On “True Blood” and Southern accents

As was noted in episode 8, some of the Southern accents on “True Blood” leave something to be desired.

Granted, a decent Southern accent is not easy to pull off for most actors. Most, it seems, tend to want to way overdo it (and quite painfully, at least to native Southerners like me) – think Tom Hanks in “Forrest Gump” or Nicholas Cage in “Con Air,” to name but two – the result of which is more a caricature of a Southern accent than an actual Southern accent.

I should note here there is no single Southern accent. Among the Southern accents are, to my mind, three main accents (and various ones in between): the twang (think Dolly Parton), heard in the mountainous regions of the Upper South; the drawl (think Jimmy Carter), heard in the low-lands of the Deep South and the altogether different accent(s) heard in Louisiana (think Harry Connick, Jr.).

Which brings us back to “True Blood,” set in the fictional town of Bon Temps in northwest Louisiana, not far from Shreveport. Perhaps the show’s main actors can be forgiven for having less-than-perfect Southern accents seeing as all but one of the actors who play them aren’t native Americans, much less Southerners. This includes Anna Paquin, the Canadian-born New Zealander who plays the main character, Sookie Stackhouse:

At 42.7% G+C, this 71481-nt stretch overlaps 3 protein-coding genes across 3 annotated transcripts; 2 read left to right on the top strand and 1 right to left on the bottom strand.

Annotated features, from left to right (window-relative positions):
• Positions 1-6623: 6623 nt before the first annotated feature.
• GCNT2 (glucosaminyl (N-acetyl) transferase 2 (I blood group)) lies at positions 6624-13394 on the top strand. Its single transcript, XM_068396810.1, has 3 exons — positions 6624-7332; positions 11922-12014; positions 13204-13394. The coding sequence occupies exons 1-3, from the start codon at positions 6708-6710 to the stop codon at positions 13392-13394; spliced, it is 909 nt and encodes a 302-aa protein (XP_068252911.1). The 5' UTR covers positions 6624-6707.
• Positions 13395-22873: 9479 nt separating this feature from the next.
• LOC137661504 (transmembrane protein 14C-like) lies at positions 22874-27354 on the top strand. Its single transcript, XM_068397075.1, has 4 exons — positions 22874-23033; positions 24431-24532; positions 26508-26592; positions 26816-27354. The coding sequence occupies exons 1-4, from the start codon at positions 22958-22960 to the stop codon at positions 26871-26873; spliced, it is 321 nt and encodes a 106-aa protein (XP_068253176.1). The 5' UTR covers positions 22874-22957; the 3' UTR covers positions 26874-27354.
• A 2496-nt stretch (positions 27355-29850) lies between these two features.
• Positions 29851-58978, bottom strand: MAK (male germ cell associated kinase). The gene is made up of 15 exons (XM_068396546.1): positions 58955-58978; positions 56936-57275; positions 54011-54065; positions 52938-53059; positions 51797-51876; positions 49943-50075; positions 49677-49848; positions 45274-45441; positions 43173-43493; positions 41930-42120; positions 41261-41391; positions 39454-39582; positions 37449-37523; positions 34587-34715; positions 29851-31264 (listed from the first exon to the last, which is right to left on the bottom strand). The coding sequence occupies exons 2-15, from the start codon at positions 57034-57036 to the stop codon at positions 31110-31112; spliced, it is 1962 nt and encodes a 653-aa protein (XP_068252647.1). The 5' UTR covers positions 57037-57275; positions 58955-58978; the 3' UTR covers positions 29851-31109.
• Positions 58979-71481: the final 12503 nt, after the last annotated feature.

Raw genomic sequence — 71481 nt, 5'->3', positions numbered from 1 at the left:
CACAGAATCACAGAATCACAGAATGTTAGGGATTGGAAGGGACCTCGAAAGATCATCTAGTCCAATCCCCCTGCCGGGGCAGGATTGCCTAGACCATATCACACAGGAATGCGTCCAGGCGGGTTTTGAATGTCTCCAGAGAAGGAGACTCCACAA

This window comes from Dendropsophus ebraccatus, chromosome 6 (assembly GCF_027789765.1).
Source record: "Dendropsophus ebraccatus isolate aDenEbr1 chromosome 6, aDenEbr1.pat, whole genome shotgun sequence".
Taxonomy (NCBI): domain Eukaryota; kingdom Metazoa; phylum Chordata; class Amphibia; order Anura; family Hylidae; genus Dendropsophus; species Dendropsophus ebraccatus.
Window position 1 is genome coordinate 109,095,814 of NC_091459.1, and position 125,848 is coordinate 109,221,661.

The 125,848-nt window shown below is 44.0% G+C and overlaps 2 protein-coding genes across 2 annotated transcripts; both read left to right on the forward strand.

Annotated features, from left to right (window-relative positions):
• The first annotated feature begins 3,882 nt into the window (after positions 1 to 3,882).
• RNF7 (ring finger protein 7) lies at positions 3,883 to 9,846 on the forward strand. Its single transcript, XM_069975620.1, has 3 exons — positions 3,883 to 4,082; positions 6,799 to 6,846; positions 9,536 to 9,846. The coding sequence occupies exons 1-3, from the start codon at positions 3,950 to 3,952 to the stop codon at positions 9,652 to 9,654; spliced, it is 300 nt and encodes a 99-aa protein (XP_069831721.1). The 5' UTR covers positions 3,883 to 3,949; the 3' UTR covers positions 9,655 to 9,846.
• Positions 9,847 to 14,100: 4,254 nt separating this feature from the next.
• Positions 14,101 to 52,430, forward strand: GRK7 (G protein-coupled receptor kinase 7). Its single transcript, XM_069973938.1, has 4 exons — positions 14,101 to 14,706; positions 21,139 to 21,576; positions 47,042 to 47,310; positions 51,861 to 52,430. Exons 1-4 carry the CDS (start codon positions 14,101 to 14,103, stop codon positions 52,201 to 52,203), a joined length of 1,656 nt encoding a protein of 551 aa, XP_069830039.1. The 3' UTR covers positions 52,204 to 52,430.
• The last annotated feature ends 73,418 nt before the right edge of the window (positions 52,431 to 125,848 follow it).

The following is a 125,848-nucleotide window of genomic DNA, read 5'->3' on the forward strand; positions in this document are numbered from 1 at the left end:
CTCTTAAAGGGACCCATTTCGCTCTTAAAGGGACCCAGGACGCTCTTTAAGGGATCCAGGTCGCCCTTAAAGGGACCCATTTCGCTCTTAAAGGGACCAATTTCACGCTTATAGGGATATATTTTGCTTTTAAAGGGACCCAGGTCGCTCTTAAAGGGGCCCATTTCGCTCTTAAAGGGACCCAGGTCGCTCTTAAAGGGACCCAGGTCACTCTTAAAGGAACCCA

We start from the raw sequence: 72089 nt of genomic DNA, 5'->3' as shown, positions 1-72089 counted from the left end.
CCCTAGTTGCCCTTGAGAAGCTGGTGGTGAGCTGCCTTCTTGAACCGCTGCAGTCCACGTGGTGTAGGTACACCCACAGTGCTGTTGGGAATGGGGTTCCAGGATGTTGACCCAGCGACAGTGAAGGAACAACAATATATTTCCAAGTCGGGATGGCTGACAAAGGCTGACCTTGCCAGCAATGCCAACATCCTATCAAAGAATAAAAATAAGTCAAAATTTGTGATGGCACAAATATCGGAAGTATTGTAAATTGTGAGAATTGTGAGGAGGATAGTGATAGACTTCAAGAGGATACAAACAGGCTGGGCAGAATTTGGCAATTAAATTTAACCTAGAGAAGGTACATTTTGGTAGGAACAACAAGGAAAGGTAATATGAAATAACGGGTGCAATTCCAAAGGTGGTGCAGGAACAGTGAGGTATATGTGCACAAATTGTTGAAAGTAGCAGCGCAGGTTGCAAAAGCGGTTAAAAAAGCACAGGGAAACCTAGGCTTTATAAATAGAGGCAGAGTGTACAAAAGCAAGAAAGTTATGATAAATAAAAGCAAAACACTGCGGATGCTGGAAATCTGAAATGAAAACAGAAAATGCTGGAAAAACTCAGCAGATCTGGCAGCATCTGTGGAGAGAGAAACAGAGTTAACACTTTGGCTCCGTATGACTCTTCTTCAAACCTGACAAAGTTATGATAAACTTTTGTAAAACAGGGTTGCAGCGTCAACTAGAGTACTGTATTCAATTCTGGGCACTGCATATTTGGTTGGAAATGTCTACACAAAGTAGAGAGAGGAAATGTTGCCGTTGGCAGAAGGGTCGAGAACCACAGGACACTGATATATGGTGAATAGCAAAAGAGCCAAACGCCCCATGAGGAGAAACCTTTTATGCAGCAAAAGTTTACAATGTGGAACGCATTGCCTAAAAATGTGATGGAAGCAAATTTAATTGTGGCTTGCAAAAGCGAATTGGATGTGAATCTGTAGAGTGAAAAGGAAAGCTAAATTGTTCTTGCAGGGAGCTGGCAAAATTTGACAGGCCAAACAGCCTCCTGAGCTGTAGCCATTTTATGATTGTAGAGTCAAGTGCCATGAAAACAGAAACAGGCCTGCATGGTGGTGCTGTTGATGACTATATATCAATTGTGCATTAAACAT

Ryan Kwanten, who plays Sookie’s brother Jason, is Australian, while the vampire Bill Compton is played by Englishman Stephen Moyer.

Indeed, the only main character played by an American actor is Sam Merlotte, played by Sam Trammel, who just happed to be born in New Orleans.

Go figure.



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3 responses to “On “True Blood” and Southern accents

  1. Pingback: Long Time, No Read « book wormette

  2. anonymous


  3. Reese

    I guess the black folks don’t count as “main characters.” Nice.

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